The Challenge of Australia


The Web


Home > Cricket > The Challenge of Australia > Column > Sriram Ranganathan

Australia's magic potion runs out

December 22, 2003

The seven dwarfs in the fairy tale had it pretty good; all they had to worry about was keeping Snow White safe from the wicked stepmother doubling up as a witch (or was it the other way around).

The thought probably occurs to members of the Australian team as they envy Grumpy, Sleepy, Sneezy, Bashful, Dopey, Doc, and Happy for not having to deal with a VVS, Dravid or Ganguly. For the Indians, the venues for the first two Tests might well be renamed as "Aussie-Bane" (Isuldur's bane, anyone, since the final installment of LOTR just released) and "Duck-Laid" (you know ... Bombay Duck and all that tomfoolery). The magic potion has run out and now apart from the only fear of the sky falling on their heads, the Indomitable Aussies have suddenly realized the dangers of the Wall falling on them instead. It is reliably learnt from sources close to the team management that along with deciding a new team theme for the third Test, at the end of it, there are plans to rename that venue too; from "Mel-Born" to "Stinker-Gone".

Stinker (Grumpy is an equally good name but Disney has the copyright) was looking to go out on a high. Instead, his "mental disintegration" seems have backfired with the Australian team seemingly mentally disintegrated with thoughts of whether giving him a good send off is more important than winning the series. He might get a standing ovation from the crowd every time he walks into bat, red hankies waving and all, or walks off after being dismissed, but after having run out the well set Next-MarkWaugh-Wannabe with his bull headed calling and treading on his stumps soon thereafter to supplement his panicky handling-the-ball dismissal in Chennai three years back, all of India would be looking forward to the next match-gifting gaffe from the supposed Iceman of Australian cricket. His claims of his impending retirement not being a factor affecting the focus and concentration of the Australian team in the current series can be answered with the answer to one question - Would the Next-MarkWaugh-Wannabe have walked if a Langer, Hayden or Katich had refused to understand a simple "No" call for the third run and continued to blunder on?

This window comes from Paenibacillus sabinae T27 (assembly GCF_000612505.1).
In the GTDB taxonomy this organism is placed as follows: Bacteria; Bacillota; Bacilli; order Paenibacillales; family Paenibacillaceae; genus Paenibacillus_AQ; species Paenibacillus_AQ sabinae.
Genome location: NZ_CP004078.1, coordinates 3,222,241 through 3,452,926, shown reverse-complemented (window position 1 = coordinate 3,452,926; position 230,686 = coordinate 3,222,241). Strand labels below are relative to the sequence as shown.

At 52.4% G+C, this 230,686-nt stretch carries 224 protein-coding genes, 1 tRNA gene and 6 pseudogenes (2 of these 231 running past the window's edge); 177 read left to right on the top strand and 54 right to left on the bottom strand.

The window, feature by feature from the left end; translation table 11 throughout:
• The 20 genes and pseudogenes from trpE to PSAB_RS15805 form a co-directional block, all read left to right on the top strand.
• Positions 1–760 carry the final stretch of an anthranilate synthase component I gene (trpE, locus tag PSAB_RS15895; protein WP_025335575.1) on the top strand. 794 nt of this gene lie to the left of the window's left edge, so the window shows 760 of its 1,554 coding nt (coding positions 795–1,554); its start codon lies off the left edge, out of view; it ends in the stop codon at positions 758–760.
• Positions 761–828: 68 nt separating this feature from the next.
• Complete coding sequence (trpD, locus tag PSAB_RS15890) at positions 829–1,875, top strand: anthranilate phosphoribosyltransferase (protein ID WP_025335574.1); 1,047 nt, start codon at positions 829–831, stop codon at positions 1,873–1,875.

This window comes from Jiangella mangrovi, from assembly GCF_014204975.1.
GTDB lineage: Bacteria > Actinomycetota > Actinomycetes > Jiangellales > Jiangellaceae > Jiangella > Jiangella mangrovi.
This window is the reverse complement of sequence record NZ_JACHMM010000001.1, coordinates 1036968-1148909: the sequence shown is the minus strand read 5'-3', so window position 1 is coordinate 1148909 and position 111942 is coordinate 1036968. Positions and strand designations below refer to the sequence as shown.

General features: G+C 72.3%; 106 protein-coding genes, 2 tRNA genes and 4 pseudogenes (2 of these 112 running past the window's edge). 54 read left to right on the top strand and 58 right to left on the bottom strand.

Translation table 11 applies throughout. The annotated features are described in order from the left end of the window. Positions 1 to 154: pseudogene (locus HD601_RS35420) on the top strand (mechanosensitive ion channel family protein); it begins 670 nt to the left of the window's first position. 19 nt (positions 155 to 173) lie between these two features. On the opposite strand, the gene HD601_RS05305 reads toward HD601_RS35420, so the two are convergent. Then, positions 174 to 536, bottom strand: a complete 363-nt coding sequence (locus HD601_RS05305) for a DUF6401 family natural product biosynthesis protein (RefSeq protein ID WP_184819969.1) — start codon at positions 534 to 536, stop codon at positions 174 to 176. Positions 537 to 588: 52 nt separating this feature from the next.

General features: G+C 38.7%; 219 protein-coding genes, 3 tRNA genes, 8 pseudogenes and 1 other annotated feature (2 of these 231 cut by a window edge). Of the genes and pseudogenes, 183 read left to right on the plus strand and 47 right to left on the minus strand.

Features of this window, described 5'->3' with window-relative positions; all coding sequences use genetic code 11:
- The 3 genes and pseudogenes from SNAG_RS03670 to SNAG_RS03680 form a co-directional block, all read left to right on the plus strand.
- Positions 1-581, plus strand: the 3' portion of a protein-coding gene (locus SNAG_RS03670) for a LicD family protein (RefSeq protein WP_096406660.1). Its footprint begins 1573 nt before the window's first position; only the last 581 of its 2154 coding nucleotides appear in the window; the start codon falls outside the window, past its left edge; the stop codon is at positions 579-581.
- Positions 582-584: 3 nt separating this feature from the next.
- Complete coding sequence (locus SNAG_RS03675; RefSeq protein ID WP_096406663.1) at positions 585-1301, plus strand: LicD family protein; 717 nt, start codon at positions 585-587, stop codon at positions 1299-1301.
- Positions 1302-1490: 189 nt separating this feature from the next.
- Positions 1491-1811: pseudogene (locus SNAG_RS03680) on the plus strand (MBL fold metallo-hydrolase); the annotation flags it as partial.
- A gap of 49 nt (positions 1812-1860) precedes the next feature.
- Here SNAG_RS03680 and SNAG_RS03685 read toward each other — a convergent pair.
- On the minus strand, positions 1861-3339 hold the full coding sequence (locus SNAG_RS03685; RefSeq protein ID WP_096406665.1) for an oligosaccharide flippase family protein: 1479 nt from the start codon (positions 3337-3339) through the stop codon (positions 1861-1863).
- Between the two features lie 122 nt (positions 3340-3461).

For all the good things Stinker contributed to cricket in his playing lifetime (and it doesn't end for another two Tests as all of Australia has been reminded every two minutes for the past month or so), his contributions to cricket in terms of "mental disintegration" (Synonym - Freedom to abuse and in general, show off a lack of class and use jargon to make it stick) tactics will see many genuine cricket fans rub their hands with glee at the thought of his taking down a peg or two. He has generally been pampered in the media because of his team's performance, his own brand of toughness and his good deeds off the field over the years; he wouldn't be used to the kind of bashing he is taking currently both from the Indian and the Aussie media.

Indian media trains its cricket Captains much better - If Ganguly had been in Stinker's shoes when the latter righteously commented about Tendulkar's punishment in Denness's Menace two years back "If he's picked the seam (of the ball) then he has got to pay the penalty like everyone else" while admitting in the same breath that he hadn't seen footage of the incident yet, surely the media would have given him hell. The guy hasn't seen anything yet but he has an opinion; surely he has to be an Aussie.

Gentleman Jim shook hands with all the Indian batsmen after their centuries in the two Tests, didn't talk filth and was generally a very good boy. What he didn't do, however, was show the amazing stroke play that has made him the world's best No. 7 today. With the dropped catch off Dravid in the second innings, Jim would do better to pay more attention to his cricket than his manners. He seems to have taken the tag of "Gentleman" too seriously; many of the Indian players, past and present, regularly walk when they snick the ball and the amount of hoopla when Jim walked in the World Cup just goes to show the depths to which Australian cricket has fallen in the eyes of the world; someone gets praised to the heavens for being honest as everyone who plays the "gentleman's game" should be. Sheesh! I pay my taxes every year. Could someone praise me to the heavens and reward me, please?

Creepy's words might sound dirty over the telephone but as an analysis of upcoming cricket, his recent comments of "Sweet Chin music" et all have ended up looking rather silly. Why a guy banned from cricket for popping an illegal pill, whatever circumstances, and who ended up as the Indians' favorite bowler at the end of the last series between the two, should open his mouth at all is not completely clear; but saying what he did knowing the depleted bowling strength of the Australian team is baffling. Stick to the telephone, mate! Tip to Indian fans - For laughs, someone going to Melbourne can hang around the drinks stand and when Creepy makes an appearance (as commentator on some TV / Radio channel, he is bound to be there) to have a pint or two, drop a visiting card having a woman's name and phone number where he can see it. Reserving the aforesaid phone number for a short duration and talking on it with a falsetto, high-pitched voice might just prove to be hilarious.